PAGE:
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Texas woman charged with threatening judge who approved Trump special master request

Trump documents investigation
Trump asks judge to reject Justice Dept. request to continue review of documents 08:48

A Houston-area woman is facing federal charges for allegedly threatening Judge Aileen Cannon, the federal judge who approved the appointment of a special master to review items seized by the FBI during its Aug. 8 search at Mar-a-Lago, former President Donald Trump's primary residence.

In an affidavit dated Sept. 6, an FBI agent wrote that Tiffani Shea Gish left three threatening, vulgar voicemails for Cannon using the pseudonym Evelyn Salt, a character in the movie "Salt." Gish allegedly told Cannon that "Donald Trump has been disqualified long ago, and he's marked for assassination, you're helping him, ma'am."

Gish faces two charges related to threatening a federal official and was ordered detained pending trial after an initial court appearance.

In the voicemails, Gish allegedly said she was "Donald Trump's hitman, so consider it a bullet from Donald Trump himself." She also alleged that Trump was "responsible for 9/11" and that she was a federal agent, the affidavit said.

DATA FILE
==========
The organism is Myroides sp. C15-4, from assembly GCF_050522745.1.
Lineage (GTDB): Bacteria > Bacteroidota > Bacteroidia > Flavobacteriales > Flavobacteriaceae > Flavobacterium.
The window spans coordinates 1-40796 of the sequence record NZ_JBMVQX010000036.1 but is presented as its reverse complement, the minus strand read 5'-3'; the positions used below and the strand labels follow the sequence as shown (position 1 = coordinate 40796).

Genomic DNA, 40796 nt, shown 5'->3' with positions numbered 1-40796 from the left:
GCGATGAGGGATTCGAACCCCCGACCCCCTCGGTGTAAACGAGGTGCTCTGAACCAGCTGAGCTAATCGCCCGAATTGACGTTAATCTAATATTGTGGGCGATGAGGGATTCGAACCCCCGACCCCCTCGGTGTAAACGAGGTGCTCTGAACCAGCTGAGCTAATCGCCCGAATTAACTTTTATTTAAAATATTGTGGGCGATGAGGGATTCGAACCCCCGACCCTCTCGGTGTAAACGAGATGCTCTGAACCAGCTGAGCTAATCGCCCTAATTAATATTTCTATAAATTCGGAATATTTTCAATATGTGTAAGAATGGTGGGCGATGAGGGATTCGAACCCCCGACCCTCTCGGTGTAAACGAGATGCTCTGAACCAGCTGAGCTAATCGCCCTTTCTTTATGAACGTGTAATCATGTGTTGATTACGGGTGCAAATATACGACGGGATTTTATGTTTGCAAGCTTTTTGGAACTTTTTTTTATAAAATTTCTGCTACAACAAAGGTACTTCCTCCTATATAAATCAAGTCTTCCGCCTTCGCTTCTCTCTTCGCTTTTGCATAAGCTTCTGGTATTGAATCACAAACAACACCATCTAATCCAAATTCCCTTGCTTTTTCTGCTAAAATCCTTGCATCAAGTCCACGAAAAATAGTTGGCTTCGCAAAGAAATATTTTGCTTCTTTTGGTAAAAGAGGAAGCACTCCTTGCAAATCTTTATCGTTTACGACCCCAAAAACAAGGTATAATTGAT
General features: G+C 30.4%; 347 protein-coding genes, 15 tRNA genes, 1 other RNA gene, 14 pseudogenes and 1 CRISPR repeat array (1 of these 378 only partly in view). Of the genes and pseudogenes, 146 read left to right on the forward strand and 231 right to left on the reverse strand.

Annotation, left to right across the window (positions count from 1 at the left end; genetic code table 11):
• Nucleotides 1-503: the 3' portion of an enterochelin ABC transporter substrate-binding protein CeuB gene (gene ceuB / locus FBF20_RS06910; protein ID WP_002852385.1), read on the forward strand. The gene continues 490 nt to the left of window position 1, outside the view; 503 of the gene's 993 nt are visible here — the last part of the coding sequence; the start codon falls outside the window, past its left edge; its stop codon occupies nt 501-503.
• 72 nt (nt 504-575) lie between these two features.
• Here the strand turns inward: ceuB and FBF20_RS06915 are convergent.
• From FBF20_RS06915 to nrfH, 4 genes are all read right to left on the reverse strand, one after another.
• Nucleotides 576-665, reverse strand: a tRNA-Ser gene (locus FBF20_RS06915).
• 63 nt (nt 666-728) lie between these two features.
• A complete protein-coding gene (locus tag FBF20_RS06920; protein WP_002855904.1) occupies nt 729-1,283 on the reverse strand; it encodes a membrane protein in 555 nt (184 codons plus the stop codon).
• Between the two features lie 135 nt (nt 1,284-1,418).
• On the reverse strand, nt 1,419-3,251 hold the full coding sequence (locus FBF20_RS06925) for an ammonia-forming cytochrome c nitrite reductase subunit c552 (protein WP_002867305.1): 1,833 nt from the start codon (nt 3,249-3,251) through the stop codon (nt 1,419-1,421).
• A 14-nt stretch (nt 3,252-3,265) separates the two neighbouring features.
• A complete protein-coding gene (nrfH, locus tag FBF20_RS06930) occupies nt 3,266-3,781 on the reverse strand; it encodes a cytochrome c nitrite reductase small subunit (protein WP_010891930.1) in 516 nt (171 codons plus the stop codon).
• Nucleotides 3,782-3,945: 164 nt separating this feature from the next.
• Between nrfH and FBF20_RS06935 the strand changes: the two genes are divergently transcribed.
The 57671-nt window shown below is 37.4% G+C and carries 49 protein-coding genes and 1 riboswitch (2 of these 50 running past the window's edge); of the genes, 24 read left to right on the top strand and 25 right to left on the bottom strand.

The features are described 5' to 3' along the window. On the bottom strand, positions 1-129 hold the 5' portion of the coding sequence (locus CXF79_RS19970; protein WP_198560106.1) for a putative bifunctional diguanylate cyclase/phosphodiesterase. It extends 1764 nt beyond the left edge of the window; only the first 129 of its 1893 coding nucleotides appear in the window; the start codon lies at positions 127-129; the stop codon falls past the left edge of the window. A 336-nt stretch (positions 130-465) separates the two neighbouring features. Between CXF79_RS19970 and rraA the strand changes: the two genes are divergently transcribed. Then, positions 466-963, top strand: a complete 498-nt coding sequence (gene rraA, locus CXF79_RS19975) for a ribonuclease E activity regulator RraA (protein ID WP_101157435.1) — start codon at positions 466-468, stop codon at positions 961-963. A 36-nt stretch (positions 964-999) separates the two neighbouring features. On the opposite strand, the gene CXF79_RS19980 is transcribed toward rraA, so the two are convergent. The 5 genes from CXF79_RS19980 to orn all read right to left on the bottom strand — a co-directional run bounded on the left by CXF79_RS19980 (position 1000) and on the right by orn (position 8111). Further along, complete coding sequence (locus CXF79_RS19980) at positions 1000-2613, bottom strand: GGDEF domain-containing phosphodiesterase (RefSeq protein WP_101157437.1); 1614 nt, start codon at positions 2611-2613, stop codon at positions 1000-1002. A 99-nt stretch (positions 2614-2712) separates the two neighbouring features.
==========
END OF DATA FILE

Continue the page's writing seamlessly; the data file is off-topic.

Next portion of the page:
Cannon, the judge, reported the voicemails to the U.S. Marshals Service on Sept. 3, according to the affidavit.

According to the criminal complaint, Gish appears to "suffer from severe mental impairments with symptoms including paranoia and delusions." She has a competency hearing set for Tuesday.

The criminal complaint said Gish admitted to making the calls and told authorities that she was the only one with access to the phone that left the messages. 

Cannon, who was named to the bench by Trump in 2020, ruled last week that a neutral third party known as a special master must be appointed to review property seized from Mar-a-Lago for "potentially privileged material subject to claims of attorney-client and/or executive privilege."

The Justice Department is appealing Cannon's decision. Trump's attorneys on Monday asked a federal judge to continue to block Justice Department investigators from reviewing more than 100 sensitive documents seized by the FBI during its search at Mar-a-Lago.

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